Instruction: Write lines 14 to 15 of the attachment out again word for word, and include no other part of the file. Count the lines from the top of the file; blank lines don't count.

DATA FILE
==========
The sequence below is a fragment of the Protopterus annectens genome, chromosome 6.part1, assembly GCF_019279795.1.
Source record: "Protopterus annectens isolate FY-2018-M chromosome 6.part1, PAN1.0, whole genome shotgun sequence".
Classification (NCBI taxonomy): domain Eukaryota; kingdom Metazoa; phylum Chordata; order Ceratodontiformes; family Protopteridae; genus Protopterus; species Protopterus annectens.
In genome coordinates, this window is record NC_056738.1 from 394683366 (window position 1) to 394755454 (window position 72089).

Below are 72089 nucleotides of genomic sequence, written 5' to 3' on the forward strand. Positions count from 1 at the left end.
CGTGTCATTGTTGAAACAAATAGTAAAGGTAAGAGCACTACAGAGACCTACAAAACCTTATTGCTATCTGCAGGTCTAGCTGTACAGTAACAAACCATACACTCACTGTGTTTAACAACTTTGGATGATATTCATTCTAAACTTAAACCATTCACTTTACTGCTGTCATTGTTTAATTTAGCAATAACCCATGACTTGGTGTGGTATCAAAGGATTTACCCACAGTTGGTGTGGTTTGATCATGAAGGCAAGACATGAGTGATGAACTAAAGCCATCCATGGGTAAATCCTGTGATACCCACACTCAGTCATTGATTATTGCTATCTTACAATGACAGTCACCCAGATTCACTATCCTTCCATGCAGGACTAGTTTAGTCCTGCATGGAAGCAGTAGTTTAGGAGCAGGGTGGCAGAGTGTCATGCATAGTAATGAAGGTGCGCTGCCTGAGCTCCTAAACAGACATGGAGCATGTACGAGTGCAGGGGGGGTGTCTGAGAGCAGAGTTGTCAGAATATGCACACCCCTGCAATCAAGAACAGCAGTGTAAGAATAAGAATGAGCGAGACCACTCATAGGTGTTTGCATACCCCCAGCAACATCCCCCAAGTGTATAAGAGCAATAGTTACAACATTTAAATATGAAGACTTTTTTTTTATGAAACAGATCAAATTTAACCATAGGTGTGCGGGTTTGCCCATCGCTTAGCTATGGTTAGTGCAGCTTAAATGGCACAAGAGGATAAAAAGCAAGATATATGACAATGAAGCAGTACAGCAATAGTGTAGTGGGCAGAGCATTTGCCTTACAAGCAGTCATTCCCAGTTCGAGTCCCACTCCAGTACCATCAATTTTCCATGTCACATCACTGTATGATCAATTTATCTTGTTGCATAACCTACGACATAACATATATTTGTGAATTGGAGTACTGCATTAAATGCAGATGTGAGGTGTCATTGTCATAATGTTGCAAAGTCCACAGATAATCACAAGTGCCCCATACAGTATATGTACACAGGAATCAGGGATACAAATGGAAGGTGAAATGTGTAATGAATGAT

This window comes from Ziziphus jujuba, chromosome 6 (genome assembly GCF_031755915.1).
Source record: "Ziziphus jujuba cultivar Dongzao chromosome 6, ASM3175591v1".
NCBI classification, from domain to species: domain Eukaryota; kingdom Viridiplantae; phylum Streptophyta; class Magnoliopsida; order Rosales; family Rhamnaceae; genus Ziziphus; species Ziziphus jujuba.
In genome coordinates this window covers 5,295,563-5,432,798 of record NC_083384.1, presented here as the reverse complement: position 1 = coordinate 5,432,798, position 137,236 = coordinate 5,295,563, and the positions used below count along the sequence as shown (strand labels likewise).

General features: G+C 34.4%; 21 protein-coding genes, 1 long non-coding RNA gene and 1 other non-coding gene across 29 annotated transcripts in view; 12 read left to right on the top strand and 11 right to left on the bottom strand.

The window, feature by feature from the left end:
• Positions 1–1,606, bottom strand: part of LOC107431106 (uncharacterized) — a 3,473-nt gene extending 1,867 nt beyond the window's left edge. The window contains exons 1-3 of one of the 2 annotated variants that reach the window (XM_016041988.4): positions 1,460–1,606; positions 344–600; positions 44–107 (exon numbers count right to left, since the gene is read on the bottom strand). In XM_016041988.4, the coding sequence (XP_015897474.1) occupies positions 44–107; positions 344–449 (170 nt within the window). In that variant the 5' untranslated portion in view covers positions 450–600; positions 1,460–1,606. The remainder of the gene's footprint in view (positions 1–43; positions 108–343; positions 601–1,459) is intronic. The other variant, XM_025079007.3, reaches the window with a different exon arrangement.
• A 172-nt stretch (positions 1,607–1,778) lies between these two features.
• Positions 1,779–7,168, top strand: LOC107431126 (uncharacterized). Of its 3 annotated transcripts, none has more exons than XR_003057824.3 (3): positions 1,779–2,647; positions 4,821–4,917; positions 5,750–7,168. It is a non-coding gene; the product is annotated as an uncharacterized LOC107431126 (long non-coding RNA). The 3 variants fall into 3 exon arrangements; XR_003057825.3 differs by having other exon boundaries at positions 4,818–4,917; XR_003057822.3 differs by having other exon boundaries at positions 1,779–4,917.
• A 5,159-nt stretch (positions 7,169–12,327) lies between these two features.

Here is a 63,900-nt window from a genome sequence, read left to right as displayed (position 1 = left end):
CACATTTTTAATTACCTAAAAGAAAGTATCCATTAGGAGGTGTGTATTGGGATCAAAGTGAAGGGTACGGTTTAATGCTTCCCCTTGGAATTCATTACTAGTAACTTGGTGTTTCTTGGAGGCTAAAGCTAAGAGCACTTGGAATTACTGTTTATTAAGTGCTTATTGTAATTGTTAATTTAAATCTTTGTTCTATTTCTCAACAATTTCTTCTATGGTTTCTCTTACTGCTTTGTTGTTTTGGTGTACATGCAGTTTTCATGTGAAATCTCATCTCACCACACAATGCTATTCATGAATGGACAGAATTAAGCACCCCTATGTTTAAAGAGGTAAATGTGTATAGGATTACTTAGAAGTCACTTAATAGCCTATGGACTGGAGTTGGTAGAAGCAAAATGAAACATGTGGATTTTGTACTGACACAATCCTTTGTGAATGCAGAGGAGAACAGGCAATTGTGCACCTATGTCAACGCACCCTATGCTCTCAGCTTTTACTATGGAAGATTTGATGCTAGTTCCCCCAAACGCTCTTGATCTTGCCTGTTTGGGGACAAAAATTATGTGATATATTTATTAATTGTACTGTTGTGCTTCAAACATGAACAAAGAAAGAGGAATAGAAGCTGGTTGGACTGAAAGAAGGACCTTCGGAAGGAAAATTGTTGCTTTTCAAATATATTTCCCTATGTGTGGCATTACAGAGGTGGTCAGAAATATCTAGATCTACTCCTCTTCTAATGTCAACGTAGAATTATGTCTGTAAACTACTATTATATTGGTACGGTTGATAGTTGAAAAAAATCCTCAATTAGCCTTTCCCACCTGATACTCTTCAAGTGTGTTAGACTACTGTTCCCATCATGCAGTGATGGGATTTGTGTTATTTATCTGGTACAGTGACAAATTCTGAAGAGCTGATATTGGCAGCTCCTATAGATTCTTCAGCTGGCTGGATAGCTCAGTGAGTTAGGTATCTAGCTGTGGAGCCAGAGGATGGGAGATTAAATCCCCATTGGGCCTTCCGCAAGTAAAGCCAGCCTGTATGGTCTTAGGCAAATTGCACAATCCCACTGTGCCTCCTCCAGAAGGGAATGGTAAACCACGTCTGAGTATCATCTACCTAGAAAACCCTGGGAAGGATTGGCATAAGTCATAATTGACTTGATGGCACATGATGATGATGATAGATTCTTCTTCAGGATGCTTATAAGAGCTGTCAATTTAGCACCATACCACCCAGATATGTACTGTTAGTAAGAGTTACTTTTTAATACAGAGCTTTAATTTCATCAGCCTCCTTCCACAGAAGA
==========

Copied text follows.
• A 172-nt stretch (positions 1,607–1,778) lies between these two features.
• Positions 1,779–7,168, top strand: LOC107431126 (uncharacterized). Of its 3 annotated transcripts, none has more exons than XR_003057824.3 (3): positions 1,779–2,647; positions 4,821–4,917; positions 5,750–7,168. It is a non-coding gene; the product is annotated as an uncharacterized LOC107431126 (long non-coding RNA). The 3 variants fall into 3 exon arrangements; XR_003057825.3 differs by having other exon boundaries at positions 4,818–4,917; XR_003057822.3 differs by having other exon boundaries at positions 1,779–4,917.